Path:   lobulated tumor with fluid, gelatinous mucoid substance, recent + old hemorrhage, necrotic areas, occasionally calcifications + sequestered bone fragments contained within pseudocapsule

Histo:   [physallis, Greek = bladder, bubble; phoros = bearing]

(1)  typical chordoma: cords + clusters of physaliferous cells (PAS-positive stain) in a lobular arrangement with a large bubblelike multivacuolated cytoplasm containing intracytoplasmic mucous droplets; abundant extracellular mucus deposition + areas of hemorrhage

(2)  chondroid chordoma: cartilage instead of mucinous differentiation of extracellular matrix

Location:   (a)   50–60% in sacrum (sacrococcygeal chordoma)

(b)  30–35% in clivus (sphenooccipital chordoma)

(c)  15% in vertebrae (vertebral chordoma): cervical > thoracic / lumbar spine; vertebral body with sparing of posterior elements

(d)  other sites (5%) in mandible, maxilla, scapula

Site:   midline / paramedian

√  amorphous calcification (50–75%)

√  heterogeneous enhancement


√  low-attenuation within soft-tissue mass ← myxoid-type tissue

√  higher attenuation fibrous pseudocapsule

MR (modality of choice):

√  low to intermediate intensity on T1WI, occasionally hyperintense ← high protein content:

√  heterogeneous internal texture ← calcification, necrosis, gelatinous mucoid collections

√  very high SI on T2WI ← physaliferous cells similar to nucleus pulposus with high water content


√  prominent vascular stain


√  cold lesion on bone scan

√  no uptake on gallium scan

Metastases (in 5–43%) to:   liver, lung, regional lymph nodes, peritoneum, skin (late), heart

Prognosis:   poor in spite of low grade + slow growth; almost 100% recurrence rate despite radical surgery

DDx:   giant notochordal rest (nonprogressive indistinct lesion, normal bone / variable degree of sclerosis, no soft-tissue involvement)

Intracranial Chordoma (35%)

=  locally invasive + destructive lesion of clivus

Location:   infrasellar midline

√  mass of usually T1 hypointensity + T2 signal hyperintensity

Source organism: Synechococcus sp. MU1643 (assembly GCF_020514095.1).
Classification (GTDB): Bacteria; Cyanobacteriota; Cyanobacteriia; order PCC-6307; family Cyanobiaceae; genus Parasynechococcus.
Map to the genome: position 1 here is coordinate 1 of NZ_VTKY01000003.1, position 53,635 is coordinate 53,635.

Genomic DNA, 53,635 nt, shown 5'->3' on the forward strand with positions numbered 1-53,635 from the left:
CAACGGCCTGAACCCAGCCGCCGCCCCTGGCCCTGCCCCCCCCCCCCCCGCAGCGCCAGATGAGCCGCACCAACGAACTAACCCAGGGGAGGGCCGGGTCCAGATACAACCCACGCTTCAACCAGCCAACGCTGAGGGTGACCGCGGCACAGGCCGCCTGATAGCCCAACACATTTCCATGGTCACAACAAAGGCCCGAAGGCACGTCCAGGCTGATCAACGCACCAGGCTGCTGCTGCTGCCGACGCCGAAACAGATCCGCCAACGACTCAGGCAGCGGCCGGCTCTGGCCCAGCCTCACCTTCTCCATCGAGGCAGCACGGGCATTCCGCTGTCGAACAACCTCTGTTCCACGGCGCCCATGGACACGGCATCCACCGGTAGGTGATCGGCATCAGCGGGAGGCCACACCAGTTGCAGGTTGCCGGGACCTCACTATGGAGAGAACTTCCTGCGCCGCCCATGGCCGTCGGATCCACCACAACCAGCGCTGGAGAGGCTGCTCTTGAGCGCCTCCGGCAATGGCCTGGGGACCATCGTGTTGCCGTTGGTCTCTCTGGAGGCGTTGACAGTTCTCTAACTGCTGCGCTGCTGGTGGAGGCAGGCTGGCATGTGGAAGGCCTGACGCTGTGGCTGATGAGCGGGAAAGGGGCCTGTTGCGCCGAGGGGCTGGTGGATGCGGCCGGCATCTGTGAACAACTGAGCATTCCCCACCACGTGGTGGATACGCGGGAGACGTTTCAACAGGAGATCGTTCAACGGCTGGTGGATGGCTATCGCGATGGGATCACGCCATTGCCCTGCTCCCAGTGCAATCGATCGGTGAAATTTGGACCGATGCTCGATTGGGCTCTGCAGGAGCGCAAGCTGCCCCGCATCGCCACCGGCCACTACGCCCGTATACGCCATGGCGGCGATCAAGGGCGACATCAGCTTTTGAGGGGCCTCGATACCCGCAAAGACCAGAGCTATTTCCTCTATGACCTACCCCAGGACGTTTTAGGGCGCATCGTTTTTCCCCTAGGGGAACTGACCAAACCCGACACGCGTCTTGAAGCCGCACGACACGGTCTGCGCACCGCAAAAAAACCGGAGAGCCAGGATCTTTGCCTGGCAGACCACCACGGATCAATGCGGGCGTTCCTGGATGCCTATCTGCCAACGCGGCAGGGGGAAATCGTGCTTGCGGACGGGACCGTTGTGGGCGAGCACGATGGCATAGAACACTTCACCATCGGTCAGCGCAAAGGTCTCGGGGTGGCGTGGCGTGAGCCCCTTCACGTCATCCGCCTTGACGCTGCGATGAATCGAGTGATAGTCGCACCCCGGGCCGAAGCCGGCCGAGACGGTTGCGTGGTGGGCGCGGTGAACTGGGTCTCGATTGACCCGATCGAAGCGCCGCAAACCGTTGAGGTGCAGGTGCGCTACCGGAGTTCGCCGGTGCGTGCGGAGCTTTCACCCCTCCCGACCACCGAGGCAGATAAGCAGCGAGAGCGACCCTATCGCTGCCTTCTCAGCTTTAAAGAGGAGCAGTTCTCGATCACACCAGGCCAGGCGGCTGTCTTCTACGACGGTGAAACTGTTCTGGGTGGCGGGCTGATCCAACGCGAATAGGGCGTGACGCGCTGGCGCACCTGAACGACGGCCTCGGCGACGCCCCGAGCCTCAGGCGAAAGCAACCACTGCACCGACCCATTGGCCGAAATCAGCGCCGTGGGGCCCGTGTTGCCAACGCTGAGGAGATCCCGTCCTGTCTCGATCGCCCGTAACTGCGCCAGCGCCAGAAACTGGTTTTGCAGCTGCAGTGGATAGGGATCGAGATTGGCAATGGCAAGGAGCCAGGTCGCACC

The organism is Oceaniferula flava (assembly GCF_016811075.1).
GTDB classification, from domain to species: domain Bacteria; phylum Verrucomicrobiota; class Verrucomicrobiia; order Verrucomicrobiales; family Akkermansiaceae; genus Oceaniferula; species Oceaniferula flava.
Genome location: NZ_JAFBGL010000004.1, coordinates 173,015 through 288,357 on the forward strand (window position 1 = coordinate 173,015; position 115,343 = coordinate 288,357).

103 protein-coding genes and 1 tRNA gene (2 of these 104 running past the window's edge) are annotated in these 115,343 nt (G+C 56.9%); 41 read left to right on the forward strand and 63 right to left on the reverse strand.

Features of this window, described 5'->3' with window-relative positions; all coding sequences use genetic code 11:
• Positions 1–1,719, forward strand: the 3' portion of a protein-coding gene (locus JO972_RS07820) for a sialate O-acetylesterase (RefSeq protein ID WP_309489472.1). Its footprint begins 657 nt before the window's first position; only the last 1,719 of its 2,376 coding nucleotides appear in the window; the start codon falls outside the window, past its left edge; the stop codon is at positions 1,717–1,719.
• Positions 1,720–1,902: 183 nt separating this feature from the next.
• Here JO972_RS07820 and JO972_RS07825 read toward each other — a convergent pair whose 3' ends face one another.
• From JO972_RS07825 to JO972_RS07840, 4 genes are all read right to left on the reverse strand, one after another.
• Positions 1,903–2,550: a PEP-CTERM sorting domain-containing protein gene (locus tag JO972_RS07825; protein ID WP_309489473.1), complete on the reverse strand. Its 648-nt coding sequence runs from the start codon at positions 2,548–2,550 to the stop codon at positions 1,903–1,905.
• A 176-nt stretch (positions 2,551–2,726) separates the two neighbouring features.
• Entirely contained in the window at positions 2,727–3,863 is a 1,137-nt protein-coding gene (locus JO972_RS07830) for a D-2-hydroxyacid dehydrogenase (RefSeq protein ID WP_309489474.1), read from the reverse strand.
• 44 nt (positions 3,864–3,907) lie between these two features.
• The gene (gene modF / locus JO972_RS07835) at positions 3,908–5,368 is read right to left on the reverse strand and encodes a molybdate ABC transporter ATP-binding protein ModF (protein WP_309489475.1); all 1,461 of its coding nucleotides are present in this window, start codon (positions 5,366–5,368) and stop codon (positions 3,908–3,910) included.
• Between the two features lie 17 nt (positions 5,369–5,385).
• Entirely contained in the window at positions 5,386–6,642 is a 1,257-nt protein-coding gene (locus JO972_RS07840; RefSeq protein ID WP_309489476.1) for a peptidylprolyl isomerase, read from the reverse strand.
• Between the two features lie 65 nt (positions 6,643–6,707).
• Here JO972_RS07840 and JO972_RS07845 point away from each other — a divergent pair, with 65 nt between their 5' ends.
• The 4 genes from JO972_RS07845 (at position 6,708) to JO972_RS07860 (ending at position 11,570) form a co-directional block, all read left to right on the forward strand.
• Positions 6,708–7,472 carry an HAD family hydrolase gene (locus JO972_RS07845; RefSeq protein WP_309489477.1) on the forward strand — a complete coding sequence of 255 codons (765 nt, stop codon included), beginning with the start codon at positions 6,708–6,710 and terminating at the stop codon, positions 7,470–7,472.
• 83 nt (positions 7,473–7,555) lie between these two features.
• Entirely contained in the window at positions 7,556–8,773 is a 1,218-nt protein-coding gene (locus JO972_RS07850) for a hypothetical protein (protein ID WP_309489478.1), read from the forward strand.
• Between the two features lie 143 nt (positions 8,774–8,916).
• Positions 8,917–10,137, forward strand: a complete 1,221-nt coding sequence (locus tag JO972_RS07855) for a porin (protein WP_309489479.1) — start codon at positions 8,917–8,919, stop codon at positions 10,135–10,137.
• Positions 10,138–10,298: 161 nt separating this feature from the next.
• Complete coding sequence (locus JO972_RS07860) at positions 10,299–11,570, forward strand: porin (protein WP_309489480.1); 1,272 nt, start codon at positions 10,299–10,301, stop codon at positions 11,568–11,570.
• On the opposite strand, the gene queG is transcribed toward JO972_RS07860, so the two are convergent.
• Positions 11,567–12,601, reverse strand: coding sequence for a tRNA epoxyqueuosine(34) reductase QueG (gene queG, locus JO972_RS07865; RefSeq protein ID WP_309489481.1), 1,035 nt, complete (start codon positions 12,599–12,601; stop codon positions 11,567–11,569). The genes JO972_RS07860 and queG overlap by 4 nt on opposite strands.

√  hypointense intratumoral septations

√  foci of T1 signal hyperintensity within tumor / periphery ← residual ossified fragments / tumor calcifications, / small collections of proteinaceous fluid / hemorrhage

√  posterior extension indenting pons

DDx:  cartilaginous tumor (more lateral location, at petrooccipital synchondrosis, curvilinear calcifications)

Sacrococcygeal Chordoma (50–70%)

=  large destructive sacral mass with 2ndary soft-tissue extension

◊  Most common primary sacral tumor after giant cell tumor!

Peak age:  40–60 years; M÷F = 2–3÷1

Path:  slow-growing tumor → large size at presentation

•  clinically indolent and subtle; rectal bleeding (42%)

•  low back pain (70%); sciatica + weakness in hip / lower limbs ← sacral root compression

•  constipation, frequency, urgency, straining on micturition ← compression by tumor

•  autonomic dysfunction → urinary / fecal incontinence

•  palpable sacral mass on digital examination (17%)

Location:  predominantly in 4th + 5th sacral segment

√  presacral mass with average size of 10 cm extending superiorly + inferiorly; rarely posterior location

√  displacement of rectum + bladder

√  solid tumor with cystic areas (in 50%)

√  amorphous peripheral calcifications (15–89%)

√  secondary bone sclerosis in tumor periphery (50%)

√  honeycomb pattern with trabeculations (10–15%)

√  may cross sacroiliac joint


√  osteolytic midline mass in sacrum + coccyx associated with soft-tissue mass and calcifications

CT (useful for defining extent of bone involvement):